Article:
Leadership is a social skill that requires knowledge of one's own merit and value, along with their faults and weaknesses. A person cannot expect to lead others if they do not know themselves first. Leadership requires thinking about the well being of both themselves and the group that they are leading. Sometimes leaders make unpopular decisions and that's okay. Facing challenges head on and making mistakes will enable someone to become a better leader. Leadership is a learning process.

The  Skills for Life   Toolkit has four activities related to leadership to aid in your discussions. These activities explore subtopics related to leadership, including self reflection, guidance, practice, and making difficult choices. 

If you have not taken advantage of the Skills for Life toolkit, we recommend contacting  William Dailey ( to receive a hard copy .  Otherwise, please refer to our digital download option list below. If you decide to use it or are currently doing so, please provide us your feedback so we may continue to refine and improve this resource for our mentors and mentees.

Mentor Resource Alert
Summer Engagement and College Preparation

Summer Engagement:

As the school year comes to a close, your mentees are probably excited to get out of school and start enjoying their summer break. While students are well-deserving of this break, it is still important that they stay engaged in something over the summer. Often times when students are not engaged in any activities during the summer, it leaves them unmotivated when the beginning of the school year comes around. As mentors, it is recommended that you facilitate your mentee's involvement in their own success, especially if they are not involved in any summer programs.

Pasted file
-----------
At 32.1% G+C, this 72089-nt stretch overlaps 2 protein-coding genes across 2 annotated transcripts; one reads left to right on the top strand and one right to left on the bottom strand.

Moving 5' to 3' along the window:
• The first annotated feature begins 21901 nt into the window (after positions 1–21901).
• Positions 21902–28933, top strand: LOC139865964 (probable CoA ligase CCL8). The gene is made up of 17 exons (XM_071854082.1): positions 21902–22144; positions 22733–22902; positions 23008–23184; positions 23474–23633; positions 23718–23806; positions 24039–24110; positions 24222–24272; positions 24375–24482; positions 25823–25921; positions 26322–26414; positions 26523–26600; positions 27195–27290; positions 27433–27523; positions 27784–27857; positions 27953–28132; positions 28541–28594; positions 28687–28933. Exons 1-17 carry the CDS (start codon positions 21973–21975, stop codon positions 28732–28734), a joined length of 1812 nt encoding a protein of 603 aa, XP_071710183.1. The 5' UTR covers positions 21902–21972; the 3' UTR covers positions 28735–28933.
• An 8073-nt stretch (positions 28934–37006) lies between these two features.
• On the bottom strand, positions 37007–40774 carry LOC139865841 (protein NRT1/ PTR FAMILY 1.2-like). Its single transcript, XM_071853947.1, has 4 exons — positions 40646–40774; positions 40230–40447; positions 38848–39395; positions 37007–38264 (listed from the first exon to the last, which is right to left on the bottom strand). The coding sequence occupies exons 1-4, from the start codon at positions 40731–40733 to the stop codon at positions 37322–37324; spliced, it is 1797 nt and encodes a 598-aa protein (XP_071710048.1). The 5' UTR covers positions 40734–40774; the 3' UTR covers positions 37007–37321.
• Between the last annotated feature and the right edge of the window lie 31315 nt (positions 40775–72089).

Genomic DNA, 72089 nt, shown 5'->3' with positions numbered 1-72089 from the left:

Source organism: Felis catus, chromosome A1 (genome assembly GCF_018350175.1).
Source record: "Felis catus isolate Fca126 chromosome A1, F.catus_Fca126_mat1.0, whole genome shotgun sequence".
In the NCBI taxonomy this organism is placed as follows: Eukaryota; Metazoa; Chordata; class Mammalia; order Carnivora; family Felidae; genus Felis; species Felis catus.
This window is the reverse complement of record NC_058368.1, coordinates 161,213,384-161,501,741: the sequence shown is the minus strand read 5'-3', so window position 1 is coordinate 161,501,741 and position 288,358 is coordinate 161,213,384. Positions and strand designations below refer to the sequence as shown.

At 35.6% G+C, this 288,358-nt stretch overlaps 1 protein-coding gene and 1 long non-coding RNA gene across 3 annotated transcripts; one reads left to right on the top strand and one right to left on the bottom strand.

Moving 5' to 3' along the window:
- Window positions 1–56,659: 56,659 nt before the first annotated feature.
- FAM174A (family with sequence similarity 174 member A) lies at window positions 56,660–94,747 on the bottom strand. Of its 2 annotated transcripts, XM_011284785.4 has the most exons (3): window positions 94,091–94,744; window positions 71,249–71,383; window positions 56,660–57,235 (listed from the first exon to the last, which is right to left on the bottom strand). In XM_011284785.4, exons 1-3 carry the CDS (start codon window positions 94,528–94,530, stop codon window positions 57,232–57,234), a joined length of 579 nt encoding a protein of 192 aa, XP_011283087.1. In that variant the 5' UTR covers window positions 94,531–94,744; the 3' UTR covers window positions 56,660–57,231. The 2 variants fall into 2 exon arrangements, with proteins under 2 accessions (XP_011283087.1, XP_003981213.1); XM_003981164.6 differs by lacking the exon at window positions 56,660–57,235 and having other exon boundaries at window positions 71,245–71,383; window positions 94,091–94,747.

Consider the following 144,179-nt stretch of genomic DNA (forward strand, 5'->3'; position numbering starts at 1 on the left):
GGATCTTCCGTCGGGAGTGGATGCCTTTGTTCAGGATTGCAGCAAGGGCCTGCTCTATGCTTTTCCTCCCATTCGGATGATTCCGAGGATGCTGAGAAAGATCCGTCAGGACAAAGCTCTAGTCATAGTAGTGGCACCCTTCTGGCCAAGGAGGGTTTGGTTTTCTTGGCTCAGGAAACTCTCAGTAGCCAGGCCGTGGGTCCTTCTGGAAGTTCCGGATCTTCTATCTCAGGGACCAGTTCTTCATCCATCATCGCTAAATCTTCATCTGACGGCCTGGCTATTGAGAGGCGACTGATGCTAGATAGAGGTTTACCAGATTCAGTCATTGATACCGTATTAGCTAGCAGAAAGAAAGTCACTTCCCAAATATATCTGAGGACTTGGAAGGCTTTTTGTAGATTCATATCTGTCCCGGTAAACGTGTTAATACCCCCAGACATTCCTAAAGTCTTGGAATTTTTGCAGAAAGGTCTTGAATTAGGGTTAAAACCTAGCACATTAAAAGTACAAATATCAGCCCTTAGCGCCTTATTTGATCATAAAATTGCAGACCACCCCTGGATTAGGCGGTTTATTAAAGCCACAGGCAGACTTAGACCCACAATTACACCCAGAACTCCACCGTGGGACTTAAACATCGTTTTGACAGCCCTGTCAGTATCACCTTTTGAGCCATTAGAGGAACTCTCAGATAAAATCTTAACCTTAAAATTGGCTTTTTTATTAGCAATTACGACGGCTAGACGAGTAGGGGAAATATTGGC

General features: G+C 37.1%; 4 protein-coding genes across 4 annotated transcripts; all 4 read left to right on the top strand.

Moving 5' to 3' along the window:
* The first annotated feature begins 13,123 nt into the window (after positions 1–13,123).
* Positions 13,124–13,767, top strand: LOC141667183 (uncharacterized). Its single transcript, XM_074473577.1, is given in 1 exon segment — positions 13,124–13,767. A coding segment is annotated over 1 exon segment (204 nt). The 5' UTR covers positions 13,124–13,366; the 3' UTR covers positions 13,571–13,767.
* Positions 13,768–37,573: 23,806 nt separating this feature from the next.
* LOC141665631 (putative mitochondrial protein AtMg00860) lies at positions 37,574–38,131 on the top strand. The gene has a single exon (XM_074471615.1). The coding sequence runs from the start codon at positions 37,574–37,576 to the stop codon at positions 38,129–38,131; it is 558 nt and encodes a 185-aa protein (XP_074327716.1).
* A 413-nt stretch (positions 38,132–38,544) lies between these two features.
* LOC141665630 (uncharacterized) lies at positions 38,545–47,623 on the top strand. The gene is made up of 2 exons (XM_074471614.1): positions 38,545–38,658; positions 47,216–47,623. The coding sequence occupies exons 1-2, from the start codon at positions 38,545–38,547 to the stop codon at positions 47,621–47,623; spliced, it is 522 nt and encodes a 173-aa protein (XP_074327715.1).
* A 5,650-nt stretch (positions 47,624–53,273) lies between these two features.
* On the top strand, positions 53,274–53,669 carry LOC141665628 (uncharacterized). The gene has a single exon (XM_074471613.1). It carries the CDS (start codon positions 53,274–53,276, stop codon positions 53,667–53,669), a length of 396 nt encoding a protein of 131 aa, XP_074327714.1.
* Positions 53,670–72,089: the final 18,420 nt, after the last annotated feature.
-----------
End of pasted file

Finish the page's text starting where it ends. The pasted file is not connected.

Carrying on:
It should be noted that your mentee should not feel like they have to be engaged during the summer months, and you as the mentor are not responsible for the mentee's actions. However, as mentors, you should try to facilitate your mentee's growth during the summer. As a mentor, you can help keep your mentee involved by engaging them in their interests. Some suggestions are:
  • Reading the same book or following the same blogs and sharing your thoughts on them (only if they seem interested, remember this should not feel like an assignment to the student)
  • If you both are sports fans, you can discuss the World Cup or any other sports
  • Doing the same crafts and sharing each other's creations: scrapbooking, cooking, artwork, etc.
  • Don't be afraid to share with your mentees! If you find something that you think they would be interested in, share it with them. You may inspire them to start a new hobby.